On November 17, 2009, the district judge affirmed the magistrate judge's decision in part. The district judge held the mandatory release conditions of the Adam Walsh Act, specifically, the curfew and electronic monitoring conditions, facially violate the Fifth Amendment's Due Process Clause. The district judge reasoned § 216 of the Adam Walsh Act is “unconstitutional on [its] face because the absence of procedural protections is universal: no defendant is afforded the opportunity to present particularized evidence to rebut the presumed need to restrict his freedom of movement.” In other words, the district judge held § 216 is facially unconstitutional because the judge presiding over an accused child pornographer's detention hearing is required to impose a curfew and electronic monitoring without an individualized judicial determination that the accused poses a flight risk or a danger to the community. The district judge declined to rule on Stephens' Eighth Amendment argument.2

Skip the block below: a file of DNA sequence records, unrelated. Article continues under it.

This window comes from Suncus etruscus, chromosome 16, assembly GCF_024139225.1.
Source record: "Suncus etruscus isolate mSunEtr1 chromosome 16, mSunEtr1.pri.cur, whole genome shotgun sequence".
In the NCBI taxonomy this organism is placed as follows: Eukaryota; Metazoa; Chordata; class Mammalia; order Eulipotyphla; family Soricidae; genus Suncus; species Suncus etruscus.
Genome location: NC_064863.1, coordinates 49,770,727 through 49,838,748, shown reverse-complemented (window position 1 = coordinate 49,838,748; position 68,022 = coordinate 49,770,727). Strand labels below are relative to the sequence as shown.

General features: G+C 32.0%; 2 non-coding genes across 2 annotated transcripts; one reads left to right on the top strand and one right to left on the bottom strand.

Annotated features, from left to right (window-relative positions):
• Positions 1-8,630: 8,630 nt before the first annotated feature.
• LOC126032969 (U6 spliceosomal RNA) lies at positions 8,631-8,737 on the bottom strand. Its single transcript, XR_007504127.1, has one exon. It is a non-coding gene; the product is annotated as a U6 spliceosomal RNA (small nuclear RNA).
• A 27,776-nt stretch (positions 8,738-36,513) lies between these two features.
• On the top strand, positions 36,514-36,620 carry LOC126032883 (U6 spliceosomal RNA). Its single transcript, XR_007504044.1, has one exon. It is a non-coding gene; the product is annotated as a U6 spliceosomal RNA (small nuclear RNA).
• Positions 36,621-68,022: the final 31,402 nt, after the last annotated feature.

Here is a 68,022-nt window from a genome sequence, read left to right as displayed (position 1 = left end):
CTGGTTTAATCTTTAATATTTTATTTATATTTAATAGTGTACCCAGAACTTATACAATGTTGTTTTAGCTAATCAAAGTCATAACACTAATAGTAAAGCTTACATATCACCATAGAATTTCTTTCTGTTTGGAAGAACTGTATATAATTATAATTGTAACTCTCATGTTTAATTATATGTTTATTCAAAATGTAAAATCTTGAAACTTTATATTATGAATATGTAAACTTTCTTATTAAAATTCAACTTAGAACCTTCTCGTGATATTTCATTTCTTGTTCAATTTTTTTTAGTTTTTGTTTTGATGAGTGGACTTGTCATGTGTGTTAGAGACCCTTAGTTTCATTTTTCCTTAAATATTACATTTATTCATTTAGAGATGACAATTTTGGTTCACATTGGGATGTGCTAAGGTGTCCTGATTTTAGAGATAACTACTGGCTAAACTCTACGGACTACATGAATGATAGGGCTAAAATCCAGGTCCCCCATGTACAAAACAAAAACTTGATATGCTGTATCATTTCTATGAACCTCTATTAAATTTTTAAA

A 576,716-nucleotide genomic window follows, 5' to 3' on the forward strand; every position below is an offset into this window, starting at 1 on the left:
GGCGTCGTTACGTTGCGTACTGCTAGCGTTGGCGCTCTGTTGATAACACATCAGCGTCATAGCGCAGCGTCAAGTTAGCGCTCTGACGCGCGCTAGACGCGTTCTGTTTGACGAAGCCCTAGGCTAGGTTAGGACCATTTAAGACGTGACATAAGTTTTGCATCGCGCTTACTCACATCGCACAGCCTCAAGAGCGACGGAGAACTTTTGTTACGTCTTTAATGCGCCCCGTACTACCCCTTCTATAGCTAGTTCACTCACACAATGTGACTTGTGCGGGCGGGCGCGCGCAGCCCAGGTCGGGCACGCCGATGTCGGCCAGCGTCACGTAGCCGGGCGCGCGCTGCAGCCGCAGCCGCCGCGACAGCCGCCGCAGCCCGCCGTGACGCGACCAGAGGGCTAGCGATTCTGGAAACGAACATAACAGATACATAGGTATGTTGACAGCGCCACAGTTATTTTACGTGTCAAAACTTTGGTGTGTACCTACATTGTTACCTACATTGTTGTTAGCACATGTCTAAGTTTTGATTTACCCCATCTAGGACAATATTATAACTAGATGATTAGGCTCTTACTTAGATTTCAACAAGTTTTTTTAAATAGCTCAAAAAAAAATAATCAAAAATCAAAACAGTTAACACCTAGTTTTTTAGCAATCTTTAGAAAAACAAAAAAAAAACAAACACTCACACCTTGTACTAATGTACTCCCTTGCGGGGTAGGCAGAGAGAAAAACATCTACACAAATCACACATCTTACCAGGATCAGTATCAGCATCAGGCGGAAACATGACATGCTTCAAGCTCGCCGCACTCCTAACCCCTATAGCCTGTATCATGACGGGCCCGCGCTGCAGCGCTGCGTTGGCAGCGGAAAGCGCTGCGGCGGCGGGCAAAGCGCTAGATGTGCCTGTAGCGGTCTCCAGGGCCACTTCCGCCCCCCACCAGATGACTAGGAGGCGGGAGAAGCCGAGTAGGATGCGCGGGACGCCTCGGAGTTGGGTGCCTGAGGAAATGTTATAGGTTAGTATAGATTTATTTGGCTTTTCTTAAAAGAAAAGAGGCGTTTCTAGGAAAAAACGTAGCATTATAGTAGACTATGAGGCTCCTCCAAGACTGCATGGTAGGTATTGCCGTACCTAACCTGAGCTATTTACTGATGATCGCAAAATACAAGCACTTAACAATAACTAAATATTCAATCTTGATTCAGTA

On November 18, 2009, the government filed a timely interlocutory appeal of the district court's decision. We retain jurisdiction under 18 U.S.C. §§ 3145(c) and 3731. Consistent with the Bail Reform Act's admonition to resolve appeals of detention orders “promptly,” 18 U.S.C. § 3145(c), we expedited briefing and oral argument.
A. Standard of Review
“ ‘We review a challenge to the constitutionality of a federal statute de novo.’ ” United States v. Hacker, 565 F.3d 522, 524 (8th Cir.2009) (quoting United States v. Betcher, 534 F.3d 820, 823 (8th Cir.2008)).